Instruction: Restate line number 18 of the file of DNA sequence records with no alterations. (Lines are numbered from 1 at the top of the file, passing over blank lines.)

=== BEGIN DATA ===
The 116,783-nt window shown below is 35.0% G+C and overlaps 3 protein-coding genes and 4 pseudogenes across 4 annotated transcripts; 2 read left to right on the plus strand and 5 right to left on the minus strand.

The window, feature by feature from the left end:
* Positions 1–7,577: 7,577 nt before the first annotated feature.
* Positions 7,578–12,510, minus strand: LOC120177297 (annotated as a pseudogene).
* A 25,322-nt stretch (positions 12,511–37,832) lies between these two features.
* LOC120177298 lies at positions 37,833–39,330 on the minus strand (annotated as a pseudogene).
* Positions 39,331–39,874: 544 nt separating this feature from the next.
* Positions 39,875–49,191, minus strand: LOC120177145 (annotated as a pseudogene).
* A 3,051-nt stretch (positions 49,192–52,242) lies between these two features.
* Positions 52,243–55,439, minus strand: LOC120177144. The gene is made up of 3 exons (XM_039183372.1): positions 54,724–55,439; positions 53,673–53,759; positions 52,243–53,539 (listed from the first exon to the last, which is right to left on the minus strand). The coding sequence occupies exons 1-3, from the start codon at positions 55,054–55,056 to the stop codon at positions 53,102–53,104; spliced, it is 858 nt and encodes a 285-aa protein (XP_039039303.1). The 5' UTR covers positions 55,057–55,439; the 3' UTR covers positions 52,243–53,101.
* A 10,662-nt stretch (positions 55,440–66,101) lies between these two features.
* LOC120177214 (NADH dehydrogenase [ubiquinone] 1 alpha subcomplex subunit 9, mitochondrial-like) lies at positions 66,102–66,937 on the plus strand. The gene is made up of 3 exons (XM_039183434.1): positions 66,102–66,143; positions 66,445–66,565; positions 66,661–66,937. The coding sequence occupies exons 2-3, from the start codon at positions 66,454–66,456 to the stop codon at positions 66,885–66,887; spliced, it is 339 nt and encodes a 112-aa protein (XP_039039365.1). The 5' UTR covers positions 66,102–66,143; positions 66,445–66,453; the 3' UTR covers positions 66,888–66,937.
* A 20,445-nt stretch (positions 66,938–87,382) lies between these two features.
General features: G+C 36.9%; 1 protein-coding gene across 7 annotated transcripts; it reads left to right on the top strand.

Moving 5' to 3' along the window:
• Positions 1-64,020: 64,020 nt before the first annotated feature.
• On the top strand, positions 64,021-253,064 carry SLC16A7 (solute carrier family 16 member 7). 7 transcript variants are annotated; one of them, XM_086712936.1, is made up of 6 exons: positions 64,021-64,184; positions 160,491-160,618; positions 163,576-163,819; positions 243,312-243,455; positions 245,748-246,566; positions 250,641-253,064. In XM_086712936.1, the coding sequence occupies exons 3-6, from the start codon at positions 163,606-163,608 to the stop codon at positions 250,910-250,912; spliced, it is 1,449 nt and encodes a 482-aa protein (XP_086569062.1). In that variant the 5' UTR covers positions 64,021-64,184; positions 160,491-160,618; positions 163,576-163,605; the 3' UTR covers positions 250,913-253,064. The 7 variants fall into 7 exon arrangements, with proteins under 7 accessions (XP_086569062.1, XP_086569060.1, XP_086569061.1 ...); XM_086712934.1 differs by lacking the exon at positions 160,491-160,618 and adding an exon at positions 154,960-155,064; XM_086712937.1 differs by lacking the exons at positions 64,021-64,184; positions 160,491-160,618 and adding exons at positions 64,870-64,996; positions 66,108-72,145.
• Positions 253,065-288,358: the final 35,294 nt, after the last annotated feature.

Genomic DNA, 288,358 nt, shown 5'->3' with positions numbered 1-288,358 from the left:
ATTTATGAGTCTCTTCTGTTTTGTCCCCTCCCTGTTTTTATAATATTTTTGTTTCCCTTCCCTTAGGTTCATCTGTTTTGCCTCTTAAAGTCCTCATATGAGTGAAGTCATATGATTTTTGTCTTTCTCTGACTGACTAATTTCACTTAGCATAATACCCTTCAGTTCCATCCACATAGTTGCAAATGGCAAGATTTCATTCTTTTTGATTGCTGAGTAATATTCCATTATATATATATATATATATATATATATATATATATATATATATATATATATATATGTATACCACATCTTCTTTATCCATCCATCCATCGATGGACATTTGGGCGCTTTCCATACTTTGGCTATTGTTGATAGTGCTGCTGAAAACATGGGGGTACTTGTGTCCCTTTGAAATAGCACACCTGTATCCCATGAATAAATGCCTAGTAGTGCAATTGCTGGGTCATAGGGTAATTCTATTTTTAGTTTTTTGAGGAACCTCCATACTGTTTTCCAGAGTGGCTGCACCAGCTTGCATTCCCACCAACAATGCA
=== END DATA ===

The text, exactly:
• Positions 253,065-288,358: the final 35,294 nt, after the last annotated feature.